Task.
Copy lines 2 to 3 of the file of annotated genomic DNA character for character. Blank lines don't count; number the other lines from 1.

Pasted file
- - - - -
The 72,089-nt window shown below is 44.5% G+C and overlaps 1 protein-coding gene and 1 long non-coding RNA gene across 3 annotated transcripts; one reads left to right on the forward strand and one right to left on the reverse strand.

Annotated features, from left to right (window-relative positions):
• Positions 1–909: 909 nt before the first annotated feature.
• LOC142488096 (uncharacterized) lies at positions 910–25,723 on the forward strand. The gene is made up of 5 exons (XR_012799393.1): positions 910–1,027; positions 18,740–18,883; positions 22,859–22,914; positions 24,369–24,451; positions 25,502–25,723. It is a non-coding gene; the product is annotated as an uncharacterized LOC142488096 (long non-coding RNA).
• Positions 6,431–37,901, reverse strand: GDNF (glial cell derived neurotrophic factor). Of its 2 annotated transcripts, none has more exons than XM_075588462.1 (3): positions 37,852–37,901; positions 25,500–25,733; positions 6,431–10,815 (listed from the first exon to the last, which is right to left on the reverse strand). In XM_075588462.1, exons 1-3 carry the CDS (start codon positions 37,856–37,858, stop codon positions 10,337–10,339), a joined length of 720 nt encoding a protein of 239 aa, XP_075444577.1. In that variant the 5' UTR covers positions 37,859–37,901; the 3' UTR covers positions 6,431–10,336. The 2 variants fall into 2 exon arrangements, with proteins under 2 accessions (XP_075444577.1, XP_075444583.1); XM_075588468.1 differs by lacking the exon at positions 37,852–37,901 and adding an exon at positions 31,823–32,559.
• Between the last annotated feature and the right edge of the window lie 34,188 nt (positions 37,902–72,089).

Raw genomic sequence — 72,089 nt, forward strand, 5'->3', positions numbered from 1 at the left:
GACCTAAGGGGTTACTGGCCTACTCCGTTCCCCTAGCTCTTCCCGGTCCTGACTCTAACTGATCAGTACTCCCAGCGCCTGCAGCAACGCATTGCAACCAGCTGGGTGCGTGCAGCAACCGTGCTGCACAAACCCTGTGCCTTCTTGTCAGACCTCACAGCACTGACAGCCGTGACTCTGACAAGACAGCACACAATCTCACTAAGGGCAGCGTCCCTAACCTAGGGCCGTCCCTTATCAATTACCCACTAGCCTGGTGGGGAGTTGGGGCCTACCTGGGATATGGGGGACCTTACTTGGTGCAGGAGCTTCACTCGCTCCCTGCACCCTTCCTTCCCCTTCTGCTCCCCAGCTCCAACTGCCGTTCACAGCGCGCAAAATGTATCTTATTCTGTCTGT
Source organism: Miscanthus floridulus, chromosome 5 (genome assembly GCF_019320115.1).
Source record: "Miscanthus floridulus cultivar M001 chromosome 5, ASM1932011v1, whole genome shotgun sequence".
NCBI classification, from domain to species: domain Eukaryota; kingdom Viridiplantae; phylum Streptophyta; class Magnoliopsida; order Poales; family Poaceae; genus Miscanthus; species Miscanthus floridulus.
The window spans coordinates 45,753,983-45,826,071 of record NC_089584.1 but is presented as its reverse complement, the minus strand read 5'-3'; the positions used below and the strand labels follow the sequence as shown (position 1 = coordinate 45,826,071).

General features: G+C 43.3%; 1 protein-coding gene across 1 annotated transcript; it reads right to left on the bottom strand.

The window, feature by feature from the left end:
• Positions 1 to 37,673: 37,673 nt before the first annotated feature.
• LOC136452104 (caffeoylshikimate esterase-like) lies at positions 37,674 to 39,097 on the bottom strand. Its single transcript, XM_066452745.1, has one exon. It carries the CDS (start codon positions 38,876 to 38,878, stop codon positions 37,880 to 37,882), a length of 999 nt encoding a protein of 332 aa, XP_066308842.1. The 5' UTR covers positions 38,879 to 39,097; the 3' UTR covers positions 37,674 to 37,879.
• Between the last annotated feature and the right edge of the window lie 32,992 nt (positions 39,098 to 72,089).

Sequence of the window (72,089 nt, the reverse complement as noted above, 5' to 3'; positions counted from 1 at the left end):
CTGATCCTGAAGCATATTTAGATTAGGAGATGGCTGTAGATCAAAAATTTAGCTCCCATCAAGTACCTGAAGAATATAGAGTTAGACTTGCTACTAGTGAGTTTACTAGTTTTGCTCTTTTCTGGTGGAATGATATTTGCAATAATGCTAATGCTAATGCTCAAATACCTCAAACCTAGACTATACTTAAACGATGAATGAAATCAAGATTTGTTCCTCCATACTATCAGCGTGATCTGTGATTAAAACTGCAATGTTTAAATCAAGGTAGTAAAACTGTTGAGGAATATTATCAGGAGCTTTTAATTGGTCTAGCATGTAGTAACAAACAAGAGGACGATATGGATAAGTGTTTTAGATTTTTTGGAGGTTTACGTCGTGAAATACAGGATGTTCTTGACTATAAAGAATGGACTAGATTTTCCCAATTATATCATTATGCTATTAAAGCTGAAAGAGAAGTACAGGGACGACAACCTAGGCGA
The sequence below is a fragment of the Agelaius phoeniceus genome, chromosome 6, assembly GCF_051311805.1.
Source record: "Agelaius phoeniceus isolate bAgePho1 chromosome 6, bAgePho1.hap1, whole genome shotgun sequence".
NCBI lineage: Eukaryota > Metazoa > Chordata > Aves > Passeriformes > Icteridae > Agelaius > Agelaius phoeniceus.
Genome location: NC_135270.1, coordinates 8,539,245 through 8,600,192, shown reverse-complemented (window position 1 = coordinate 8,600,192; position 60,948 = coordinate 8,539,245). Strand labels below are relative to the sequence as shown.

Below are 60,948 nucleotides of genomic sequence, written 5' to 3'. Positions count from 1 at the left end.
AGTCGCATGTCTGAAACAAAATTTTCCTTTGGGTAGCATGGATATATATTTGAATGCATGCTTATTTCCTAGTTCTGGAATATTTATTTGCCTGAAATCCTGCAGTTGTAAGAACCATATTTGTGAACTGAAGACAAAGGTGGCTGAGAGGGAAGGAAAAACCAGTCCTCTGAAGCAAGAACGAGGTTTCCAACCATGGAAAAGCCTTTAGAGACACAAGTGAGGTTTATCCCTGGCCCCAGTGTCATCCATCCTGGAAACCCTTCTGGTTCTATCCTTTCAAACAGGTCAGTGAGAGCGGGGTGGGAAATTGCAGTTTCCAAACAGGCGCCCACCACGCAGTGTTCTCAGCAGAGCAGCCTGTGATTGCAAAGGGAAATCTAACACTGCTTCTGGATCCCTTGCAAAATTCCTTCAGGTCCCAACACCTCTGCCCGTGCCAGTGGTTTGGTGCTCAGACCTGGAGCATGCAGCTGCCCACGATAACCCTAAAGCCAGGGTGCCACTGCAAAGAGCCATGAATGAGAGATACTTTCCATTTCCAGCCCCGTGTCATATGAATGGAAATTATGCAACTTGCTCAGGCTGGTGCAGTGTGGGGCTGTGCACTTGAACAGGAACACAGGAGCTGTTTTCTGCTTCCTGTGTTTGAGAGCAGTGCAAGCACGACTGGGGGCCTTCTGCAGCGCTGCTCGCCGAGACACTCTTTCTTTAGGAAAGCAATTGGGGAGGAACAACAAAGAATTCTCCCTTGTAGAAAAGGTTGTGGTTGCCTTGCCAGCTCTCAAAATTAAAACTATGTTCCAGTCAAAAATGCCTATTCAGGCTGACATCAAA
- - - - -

Annotated features, from left to right (window-relative positions):
• Positions 1–909: 909 nt before the first annotated feature.